A Simple Synthesis of an Excellent Oxygen Reduction Catalyst: Nitrogen-Doped, Sharply-Mesoporous Carbon from Magnesium Salts

Thursday, 30 July 2015: 14:20
Dochart (Scottish Exhibition and Conference Centre)
D. Eisenberg, N. Yan, G. Rothenberg (University of Amsterdam), O. Mabayoje, and C. B. Mullins (University of Texas at Austin)
Any new oxygen reduction catalysts for practical low-temperature fuel cell applications must compete with the commercial platinum catalysts on efficiency and cost. Mesoporous nitrogen-doped carbon (N:C) has emerged as a leading alternative, mostly due to its high surface area, and the promise for low-cost production. While the best mesoporous N:C catalysts in the literature can operate on par with commercial platinum/carbon composites,their synthesis is complex and difficult – increasing their cost and rendering them impractical.

We present a particularly simple synthesis of N-doped carbon, starting from magnesium salts of nitrogen-containing ligands. Pyrolysis of the salts proceeds by the little-researched mechanism of self-templating – formation of similarly sized MgO nanoparticle cores, which are then washed out with dilute acid, leaving behind a narrow pore size distribution.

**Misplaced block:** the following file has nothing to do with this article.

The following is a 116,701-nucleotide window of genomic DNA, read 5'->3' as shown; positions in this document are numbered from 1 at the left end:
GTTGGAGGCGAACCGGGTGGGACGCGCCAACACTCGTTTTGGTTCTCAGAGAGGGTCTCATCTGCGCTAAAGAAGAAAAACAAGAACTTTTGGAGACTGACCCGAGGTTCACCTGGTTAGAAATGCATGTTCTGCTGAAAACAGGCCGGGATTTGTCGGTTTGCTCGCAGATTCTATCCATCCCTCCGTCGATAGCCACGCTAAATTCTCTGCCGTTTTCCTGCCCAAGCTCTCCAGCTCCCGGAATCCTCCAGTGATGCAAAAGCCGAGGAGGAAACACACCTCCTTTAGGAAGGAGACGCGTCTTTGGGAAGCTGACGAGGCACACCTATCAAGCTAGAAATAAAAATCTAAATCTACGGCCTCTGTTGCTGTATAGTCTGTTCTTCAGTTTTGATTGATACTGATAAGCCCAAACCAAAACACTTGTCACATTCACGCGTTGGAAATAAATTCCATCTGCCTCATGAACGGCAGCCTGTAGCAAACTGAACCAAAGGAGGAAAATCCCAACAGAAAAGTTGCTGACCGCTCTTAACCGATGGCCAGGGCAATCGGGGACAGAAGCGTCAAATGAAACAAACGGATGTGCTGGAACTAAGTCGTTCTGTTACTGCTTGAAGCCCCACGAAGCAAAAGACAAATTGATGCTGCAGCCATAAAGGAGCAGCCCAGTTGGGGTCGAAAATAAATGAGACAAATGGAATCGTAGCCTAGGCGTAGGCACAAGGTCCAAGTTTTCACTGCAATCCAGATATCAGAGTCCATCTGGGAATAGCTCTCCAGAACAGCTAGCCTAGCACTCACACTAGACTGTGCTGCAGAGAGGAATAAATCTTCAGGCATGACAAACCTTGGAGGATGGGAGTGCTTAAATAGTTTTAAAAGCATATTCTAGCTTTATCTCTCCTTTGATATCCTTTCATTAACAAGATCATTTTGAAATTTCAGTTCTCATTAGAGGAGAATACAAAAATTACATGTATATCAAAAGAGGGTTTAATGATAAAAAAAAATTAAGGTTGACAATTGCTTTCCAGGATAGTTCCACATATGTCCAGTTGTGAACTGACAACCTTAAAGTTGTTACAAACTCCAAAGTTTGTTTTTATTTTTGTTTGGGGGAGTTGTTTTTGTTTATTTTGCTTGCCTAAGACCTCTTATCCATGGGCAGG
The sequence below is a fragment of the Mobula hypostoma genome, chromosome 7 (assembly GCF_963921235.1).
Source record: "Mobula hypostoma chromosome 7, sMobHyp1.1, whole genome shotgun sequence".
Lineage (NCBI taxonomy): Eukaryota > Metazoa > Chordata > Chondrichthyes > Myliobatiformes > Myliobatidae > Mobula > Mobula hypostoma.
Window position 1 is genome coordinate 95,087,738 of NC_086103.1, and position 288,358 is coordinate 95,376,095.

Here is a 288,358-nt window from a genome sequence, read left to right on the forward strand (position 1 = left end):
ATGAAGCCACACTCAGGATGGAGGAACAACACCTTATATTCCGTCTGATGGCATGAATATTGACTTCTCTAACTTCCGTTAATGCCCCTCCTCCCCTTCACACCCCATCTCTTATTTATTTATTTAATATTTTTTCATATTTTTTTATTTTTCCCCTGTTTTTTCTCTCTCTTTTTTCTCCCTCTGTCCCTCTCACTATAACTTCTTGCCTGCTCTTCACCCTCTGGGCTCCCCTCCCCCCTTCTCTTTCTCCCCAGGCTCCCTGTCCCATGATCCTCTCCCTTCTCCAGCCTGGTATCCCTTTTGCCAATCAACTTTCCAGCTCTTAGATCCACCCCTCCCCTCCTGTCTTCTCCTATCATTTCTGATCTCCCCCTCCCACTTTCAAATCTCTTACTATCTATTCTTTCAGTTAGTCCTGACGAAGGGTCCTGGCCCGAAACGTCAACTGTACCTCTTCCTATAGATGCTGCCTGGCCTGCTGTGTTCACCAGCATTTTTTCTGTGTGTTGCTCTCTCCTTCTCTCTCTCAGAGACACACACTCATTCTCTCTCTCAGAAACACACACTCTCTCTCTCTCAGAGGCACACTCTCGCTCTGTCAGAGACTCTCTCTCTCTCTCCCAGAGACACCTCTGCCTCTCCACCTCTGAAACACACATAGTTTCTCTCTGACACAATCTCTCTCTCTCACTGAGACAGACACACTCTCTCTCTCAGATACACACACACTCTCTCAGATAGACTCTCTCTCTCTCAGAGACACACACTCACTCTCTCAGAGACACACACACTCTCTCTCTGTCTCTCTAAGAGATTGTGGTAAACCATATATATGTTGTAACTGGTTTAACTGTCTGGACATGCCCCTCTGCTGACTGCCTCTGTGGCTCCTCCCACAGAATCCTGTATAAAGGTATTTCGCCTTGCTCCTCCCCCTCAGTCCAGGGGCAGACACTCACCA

These carbons have high surface areas (>1400 m2/gr), nitrogen doping levels topping what is required for catalysis (>4%), and most interestingly, a very narrow pore size distribution (ranging from 10 to 20 nm for different carbons). Tested in alkaline ORR catalysis, these carbons compete successfully with commercial platinum-based electrodes, so they are efficient, cheap, and simple to prepare.

(1) W. Wei, H. Liang, K. Parvez, X. Zhuang, X. Feng, K. Müllen, Angew. Chem. 2014, 126, 1596.